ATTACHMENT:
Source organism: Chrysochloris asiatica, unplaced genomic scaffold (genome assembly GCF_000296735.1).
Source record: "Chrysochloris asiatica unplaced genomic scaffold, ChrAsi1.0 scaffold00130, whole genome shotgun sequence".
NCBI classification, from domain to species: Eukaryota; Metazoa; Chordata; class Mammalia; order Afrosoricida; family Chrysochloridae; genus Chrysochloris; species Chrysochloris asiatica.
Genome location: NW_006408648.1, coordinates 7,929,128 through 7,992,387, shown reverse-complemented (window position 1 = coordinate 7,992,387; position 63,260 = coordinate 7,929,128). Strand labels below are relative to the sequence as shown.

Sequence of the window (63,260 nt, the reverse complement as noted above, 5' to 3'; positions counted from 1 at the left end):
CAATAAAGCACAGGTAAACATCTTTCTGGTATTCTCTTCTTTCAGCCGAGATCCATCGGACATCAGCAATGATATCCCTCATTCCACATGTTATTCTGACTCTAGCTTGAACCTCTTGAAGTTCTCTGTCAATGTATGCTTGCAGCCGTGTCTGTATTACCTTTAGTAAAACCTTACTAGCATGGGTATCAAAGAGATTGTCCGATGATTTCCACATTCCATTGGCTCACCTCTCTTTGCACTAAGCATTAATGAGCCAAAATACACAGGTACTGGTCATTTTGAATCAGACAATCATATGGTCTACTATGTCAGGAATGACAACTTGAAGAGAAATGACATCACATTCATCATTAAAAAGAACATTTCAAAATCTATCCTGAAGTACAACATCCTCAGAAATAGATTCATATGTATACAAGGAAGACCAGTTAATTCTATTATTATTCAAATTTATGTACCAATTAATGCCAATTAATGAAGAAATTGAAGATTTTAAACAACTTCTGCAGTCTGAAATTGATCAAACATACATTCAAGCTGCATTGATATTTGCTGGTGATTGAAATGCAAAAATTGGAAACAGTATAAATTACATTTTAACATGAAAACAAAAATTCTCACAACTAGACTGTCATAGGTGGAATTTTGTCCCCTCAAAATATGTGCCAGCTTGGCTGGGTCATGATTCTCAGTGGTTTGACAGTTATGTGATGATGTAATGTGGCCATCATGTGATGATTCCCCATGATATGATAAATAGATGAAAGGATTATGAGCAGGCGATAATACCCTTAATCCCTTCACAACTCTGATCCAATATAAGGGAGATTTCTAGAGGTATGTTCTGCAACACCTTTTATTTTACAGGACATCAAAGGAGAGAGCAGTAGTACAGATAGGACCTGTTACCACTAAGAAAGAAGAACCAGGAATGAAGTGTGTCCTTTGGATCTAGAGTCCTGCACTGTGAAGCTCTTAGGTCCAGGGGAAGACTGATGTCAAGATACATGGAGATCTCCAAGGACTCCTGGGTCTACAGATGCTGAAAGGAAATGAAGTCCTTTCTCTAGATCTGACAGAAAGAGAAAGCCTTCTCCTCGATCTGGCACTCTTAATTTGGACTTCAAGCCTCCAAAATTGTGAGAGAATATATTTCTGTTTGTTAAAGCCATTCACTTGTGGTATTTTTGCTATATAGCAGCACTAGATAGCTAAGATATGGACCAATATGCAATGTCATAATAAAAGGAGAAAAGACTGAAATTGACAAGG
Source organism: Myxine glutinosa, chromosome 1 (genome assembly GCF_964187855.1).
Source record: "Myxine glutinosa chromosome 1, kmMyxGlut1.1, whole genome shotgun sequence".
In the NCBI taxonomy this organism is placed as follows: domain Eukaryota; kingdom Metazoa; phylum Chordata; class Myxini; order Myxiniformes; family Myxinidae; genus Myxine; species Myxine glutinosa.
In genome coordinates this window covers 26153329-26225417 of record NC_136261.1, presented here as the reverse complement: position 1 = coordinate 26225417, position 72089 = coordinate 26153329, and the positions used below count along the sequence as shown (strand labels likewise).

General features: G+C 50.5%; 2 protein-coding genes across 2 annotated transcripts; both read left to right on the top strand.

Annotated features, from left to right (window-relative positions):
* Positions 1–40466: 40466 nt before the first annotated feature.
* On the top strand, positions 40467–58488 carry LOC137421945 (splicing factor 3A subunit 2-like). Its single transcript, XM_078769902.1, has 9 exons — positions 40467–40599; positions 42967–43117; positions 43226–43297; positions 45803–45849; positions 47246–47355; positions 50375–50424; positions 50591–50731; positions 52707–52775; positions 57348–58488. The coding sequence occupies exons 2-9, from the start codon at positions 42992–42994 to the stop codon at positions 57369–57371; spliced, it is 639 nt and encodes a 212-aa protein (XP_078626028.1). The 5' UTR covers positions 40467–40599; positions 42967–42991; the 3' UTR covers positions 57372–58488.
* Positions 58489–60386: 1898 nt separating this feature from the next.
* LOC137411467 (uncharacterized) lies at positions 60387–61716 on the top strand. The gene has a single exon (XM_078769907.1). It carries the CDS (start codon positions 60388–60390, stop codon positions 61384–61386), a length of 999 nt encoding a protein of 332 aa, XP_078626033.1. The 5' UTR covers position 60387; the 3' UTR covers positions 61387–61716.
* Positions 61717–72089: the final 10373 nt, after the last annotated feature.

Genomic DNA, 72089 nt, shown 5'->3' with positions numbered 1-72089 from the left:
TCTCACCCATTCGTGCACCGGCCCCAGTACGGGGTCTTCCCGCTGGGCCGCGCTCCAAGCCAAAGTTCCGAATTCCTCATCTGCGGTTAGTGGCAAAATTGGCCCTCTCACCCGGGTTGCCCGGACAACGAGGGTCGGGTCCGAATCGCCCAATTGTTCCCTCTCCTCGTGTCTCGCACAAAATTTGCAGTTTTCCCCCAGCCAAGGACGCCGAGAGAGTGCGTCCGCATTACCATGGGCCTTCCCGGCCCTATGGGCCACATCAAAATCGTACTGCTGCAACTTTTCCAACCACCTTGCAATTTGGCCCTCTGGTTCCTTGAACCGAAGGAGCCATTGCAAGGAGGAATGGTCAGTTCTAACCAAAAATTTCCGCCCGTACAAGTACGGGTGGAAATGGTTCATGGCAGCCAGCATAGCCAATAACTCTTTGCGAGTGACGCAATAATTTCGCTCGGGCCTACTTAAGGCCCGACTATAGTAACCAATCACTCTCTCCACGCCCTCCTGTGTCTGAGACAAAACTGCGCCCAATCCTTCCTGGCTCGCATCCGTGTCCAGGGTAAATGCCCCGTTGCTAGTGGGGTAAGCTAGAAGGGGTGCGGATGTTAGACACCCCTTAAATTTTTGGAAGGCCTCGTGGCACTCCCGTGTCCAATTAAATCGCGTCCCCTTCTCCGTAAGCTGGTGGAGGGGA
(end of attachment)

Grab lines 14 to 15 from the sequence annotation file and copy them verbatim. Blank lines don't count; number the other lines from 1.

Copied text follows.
* On the top strand, positions 40467–58488 carry LOC137421945 (splicing factor 3A subunit 2-like). Its single transcript, XM_078769902.1, has 9 exons — positions 40467–40599; positions 42967–43117; positions 43226–43297; positions 45803–45849; positions 47246–47355; positions 50375–50424; positions 50591–50731; positions 52707–52775; positions 57348–58488. The coding sequence occupies exons 2-9, from the start codon at positions 42992–42994 to the stop codon at positions 57369–57371; spliced, it is 639 nt and encodes a 212-aa protein (XP_078626028.1). The 5' UTR covers positions 40467–40599; positions 42967–42991; the 3' UTR covers positions 57372–58488.
* Positions 58489–60386: 1898 nt separating this feature from the next.